Using a roller or a flat pad, apply the stain or the sealant three or four boards at a time, paying attention not to allow the product to pool. For the railings, use a paintbrush, working from the top downwards. Use a rag to get rid of any excess product. Decks made of porous wood may require an additional coat for even distribution.
Make sure to do this step when there is no direct sunlight. This would allow for adequate time for the wood to absorb the material before it dries out. For composite decking, make sure to use an appropriate product.
Keep off the Deck
Wait at least a day for the product to fully dry before stepping onto the deck again. Once your deck is stained or sealed, and ready to go, you can finally return all furniture and plants to their places. Alternatively, you can use this opportunity to replace some older items or give your furnishings a complete redesign.
Precautionary Measures to Account For
Besides the occasional maintenance, you may need to carry out some inspections every now and then as well. Any safety hazards such as cracked wood or protruding nails need to be addressed immediately.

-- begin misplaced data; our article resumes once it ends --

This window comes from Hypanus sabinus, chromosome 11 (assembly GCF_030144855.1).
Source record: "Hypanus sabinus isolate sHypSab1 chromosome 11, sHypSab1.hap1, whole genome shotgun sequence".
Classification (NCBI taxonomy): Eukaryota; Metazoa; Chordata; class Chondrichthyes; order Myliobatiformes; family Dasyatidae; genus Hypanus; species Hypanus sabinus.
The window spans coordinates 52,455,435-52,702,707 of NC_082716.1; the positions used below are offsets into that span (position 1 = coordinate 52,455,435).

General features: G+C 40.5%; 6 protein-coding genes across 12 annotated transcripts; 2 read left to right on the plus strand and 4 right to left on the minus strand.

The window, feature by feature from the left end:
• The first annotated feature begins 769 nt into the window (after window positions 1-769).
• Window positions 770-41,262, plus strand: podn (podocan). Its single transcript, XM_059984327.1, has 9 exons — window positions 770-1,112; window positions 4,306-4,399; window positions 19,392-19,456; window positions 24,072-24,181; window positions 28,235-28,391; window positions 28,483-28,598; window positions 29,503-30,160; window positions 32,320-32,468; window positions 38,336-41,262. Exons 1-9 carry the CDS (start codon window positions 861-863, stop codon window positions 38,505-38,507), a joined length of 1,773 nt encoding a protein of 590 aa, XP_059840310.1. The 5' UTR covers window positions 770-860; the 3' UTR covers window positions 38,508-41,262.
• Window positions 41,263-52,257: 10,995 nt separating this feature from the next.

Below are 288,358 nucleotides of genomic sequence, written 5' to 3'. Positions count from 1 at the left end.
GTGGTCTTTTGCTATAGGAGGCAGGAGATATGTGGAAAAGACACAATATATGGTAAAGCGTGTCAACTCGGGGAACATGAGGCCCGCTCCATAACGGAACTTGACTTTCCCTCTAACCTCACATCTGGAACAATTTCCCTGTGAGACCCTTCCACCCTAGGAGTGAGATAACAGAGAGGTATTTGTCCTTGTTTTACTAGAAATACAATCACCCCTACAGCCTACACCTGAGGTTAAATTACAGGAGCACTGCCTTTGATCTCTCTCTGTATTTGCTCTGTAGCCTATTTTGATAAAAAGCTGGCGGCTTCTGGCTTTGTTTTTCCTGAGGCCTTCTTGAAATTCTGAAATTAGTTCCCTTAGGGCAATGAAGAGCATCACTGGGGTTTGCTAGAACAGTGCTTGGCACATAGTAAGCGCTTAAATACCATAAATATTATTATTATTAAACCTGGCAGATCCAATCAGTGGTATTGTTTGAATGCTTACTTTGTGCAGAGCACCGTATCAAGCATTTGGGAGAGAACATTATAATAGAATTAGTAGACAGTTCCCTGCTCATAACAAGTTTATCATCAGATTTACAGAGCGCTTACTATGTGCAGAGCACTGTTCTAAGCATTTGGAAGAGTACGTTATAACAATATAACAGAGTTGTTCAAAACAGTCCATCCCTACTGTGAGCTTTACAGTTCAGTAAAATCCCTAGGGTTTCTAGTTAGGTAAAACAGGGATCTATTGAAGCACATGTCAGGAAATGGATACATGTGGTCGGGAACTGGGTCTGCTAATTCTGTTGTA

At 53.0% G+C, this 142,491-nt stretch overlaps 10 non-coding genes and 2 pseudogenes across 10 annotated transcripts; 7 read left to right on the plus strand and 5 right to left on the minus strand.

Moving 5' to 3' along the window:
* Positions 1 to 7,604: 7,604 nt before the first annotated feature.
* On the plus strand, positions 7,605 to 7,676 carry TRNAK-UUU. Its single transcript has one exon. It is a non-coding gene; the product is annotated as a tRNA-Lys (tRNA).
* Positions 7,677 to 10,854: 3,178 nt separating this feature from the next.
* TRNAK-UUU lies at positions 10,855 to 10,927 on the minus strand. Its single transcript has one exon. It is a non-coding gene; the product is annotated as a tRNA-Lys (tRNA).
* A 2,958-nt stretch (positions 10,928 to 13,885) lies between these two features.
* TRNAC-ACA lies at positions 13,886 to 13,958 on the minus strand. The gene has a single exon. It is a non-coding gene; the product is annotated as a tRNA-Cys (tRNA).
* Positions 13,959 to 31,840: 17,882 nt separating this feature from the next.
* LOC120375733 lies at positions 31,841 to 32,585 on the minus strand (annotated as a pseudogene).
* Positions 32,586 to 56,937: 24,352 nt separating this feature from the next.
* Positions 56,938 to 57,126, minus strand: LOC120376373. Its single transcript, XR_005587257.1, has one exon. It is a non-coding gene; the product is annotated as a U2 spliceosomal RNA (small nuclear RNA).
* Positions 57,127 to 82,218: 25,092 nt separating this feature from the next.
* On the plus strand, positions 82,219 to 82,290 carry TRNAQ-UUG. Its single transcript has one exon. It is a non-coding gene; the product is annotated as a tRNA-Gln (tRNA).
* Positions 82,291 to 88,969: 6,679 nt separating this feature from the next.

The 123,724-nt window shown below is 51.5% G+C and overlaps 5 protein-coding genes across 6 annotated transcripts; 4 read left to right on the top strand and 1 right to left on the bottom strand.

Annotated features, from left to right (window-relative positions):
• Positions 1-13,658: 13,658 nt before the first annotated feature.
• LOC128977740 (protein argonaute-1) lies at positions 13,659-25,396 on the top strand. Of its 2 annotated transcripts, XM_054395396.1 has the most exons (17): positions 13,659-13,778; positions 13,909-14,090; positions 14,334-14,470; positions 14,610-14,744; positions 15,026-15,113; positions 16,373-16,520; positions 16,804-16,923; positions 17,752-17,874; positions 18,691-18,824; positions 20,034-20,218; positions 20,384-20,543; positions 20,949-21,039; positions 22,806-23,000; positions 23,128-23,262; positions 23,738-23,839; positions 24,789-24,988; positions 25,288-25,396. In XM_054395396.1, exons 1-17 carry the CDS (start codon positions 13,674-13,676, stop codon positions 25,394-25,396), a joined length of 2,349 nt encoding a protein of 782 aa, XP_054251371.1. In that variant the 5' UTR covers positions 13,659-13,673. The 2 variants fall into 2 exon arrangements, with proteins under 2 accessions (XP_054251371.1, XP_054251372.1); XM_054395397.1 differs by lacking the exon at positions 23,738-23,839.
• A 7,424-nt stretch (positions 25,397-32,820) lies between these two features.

Keep an Eye Out for Rot
Use a flat-head screwdriver to poke the structural pieces; you can tell if an area has rot if the screwdriver is able to pierce about half an inch into the wood. Small areas of rot can be chiseled out and treated with wood filler. Larger areas, however, will require the entire piece to be replaced.
Check Ledger for Possible Damage
This is the piece that holds the deck to your house. If the ledger is damaged, your whole deck could be in trouble. With a flashlight, check to see if it has any signs of damage. Don't hesitate to call in a professional to determine if it needs repair or replacement.
Inspect the Beams and Posts
Check everything else underneath. Anything from beams, posts, and joists should be in good condition. Consider reinforcing parts that aren’t easily replaced or repaired.
Look for Cracks
Cracks along the deck might not seem as threatening, but addressing them early on may prevent future catastrophes. It’s better not to wait until an issue gets worse before fixing it.
Look for Exposed Nails
Exposed nails can be a prick of a hazard. Pry up any protruding nails, and consider replacing them with screws.
Test the Railing
Give the railing a good wiggle to make sure it doesn’t wiggle. Any loose parts can be caused by cracks that may eventually develop around nails and screws. To fix the damage, seal the cracks with weatherproof adhesive and replace all of the fastenings.
Replace Broken Boards